DHS 2011-2013 Reduction Options
Along with their Agency Request Budget (ARB) it is required by law [ORS 291.216 (12)] that state agencies include a list of budget reduction options equaling 10% of their General Fund expenditures.
As the state of Oregon grapples with an ongoing budget crisis, the Governor has asked all agencies to submit a list of budget reductions equivalent to 25 percent of the General Fund (GF) dollars in the Current Service Level (CSL) budget for the 2011-2013 biennium. (The Current Service Level budget is the projected cost to continue the current Oregon Health Authority (OHA) and Department of Human Services (DHS) programs and services in 2011-13, including program caseload growth costs, inflationary cost increases, and the discontinuation of the Federal ARRA stimulus funding received during the 2009-11 biennium.) CSL does not take into account the budget reductions made in 2009-2011. This reduction list will be submitted with the Agency Request Budget, but is not included in the budget. Rather, the reductions are options the Governor can consider when crafting the 2011-13 Recommended Budget.
Oregon Health Authority
In its 2009-11 budget, OHA identified 99 Policy Packages that totaled $897.4 million GF and $3.2 Billion Total Funds (TF) of additional funding needed to begin to meet the true need for Health/Human Service programs and services for Oregon's citizens. Of this, 12 Packages were included in the 2009-11 Legislatively Adopted Budget, totaling $42.5 million GF and $1.5 Billion TF. This leaves $855.2 million GF and $1.7 Billion TF in unmet Human Service needs that the 2011-13 Current Service Level budget does not consider. Since the 2009 Legislative Session ended and the LAB was completed, OHA has had to make additional budget reductions due to declining state revenues.
It is from this position that the OHA list of reduction options would be applied to achieve a 25 percent reduction of General Fund.
Department of Human Services
Oregon's economic situation has put a profound strain on the ability of the Oregon Department of Human Services and its service providers to fulfill their missions of providing an adequate safety net for the state.
As the recession drives more Oregonians to need human services, it has also meant there are fewer resources to pay for those services. In order to meet the demands of both a balanced budget and increasing demand, DHS made several reductions over the course of 2009-2011.
The reductions have meant loss of important services such as Employment Related Day Care and deep rate reductions in residential care organizations and children's foster homes serving persons with developmental disabilities. It has also meant that DHS service providers and the agency are operating with reduced service and staffing levels.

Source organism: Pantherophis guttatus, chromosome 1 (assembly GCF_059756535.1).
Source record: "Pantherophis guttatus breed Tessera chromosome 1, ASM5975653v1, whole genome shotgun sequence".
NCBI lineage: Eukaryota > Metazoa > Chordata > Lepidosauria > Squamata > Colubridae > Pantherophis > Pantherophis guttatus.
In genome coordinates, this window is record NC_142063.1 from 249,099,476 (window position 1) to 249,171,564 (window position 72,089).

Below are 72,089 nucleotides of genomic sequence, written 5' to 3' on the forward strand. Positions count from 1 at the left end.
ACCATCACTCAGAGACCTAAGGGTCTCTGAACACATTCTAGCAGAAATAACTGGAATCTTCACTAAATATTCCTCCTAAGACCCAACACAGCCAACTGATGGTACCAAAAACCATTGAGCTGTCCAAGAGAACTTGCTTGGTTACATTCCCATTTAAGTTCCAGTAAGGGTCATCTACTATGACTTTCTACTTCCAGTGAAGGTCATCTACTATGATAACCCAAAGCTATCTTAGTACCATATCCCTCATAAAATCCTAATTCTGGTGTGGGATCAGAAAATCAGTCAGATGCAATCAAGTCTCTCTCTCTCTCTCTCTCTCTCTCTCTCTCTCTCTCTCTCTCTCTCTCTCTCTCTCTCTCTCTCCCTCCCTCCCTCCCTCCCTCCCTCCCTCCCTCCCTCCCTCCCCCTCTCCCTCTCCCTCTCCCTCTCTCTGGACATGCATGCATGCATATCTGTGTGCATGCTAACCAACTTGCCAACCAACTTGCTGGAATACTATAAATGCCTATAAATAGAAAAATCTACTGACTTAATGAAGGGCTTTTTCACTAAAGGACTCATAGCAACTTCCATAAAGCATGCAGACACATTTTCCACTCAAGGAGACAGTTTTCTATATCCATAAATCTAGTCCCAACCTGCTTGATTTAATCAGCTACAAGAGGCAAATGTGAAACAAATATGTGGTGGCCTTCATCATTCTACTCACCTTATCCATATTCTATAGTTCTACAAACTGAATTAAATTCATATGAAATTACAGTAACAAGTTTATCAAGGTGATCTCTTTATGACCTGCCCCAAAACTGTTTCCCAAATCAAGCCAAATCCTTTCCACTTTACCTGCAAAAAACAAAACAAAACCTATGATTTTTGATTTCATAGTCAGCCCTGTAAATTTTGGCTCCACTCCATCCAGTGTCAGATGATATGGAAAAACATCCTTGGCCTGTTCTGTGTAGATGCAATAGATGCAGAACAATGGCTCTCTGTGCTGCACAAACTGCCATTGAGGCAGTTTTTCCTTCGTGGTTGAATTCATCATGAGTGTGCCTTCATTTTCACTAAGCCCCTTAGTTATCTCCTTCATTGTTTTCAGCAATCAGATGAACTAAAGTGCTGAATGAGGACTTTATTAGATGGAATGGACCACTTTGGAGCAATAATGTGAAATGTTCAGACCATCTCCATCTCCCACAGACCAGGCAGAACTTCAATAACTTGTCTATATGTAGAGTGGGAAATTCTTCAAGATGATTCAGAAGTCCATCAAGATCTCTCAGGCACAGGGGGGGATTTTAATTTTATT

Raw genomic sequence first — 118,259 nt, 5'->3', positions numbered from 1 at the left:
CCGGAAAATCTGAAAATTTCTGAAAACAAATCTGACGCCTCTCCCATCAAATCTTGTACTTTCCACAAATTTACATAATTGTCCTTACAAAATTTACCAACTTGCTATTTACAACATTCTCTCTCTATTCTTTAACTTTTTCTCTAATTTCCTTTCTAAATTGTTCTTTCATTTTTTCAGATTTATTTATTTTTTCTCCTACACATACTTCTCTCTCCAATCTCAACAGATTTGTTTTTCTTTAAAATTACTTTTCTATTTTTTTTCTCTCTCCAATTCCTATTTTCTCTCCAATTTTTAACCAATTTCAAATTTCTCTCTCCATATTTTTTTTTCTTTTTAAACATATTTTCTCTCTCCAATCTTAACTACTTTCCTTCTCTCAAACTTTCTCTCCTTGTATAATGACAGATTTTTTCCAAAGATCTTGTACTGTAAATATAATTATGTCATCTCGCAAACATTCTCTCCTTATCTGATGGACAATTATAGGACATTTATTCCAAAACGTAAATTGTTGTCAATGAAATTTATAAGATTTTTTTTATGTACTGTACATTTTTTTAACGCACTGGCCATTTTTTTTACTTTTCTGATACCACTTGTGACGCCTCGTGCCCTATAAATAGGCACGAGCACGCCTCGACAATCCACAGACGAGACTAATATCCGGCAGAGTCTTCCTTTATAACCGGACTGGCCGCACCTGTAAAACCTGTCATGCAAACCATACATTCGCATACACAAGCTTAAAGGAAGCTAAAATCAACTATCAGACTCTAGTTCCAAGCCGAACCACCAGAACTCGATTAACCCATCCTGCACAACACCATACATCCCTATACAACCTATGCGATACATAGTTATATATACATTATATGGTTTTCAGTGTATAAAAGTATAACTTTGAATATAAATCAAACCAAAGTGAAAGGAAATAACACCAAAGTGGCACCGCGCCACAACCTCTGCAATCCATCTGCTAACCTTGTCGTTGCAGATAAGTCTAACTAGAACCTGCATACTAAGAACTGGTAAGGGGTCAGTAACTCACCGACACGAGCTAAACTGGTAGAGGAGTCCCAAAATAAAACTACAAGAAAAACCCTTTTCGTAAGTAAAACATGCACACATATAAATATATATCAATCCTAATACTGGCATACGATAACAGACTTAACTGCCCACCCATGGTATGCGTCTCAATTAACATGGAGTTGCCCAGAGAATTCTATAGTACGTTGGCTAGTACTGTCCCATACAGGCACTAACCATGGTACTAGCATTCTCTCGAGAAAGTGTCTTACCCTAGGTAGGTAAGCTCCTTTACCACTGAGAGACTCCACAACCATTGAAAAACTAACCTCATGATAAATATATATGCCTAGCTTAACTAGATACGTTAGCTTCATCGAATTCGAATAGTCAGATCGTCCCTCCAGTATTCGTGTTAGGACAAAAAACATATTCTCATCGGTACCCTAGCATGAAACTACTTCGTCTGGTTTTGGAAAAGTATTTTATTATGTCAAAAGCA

It is from this position that the DHS list of reduction options would be applied to achieve a 25 percent reduction of General Fund.
Joint agency guidelines
In crafting the list of 2011-13 CSL budget reduction options, OHA and DHS leadership identified guidelines and guiding principles when prioritizing the reduction list with the understanding that deep reductions will have adverse effects on the Oregonians we serve:
Do least the harm to the fewest people.
Apply the OHA goals when looking at which services to preserve: improve the lifelong health of all Oregonians, increase the quality, reliability and availability of care for all Oregonians, lower or contain the cost of care so it is affordable to everyone.
Continue all administrative reductions, cost controls, and efficiency measures implemented in 2009-11 and prior.
Maximize efficiencies and cost reductions available through the federal Affordable Care Act.
Consider alternative funding sources and alternative sources for programs that people can access as a stop gap to lost OHA and DHS programs.
Remove controllable Current Service Level increases first - COLAs etc.
Avoid reductions that will shift people to more costly programs in OHA or DHS.
If the choice is between cutting an entire program or reducing it to the degree it is ineffective ("thinning the soup"), reduce the entire program.
When programs are reduced or eliminated, make commensurate reductions to support and administrative functions.
Recognize that heavy constraints for maintenance of eligibility for Medicaid programs will shift reductions to deeper provider rate cuts and services/benefits.
For DHS-CAF, Child Safety is number one priority. Look at non-mandated programs first, then move to programs in which that majority of the general fund is budgeted.
OHA and DHS have coordinated with one another as each department has crafted their respective reduction options around the guideline of "avoiding reductions that will shift people to more costly programs in OHA or DHS". Each OHA and DHS reduction has been examined in regard to the effect it may have on other DHS and/or OHA programs. These types of reductions have been priced such that any cost shifts to other OHA or DHS programs have been deducted from the reduction option.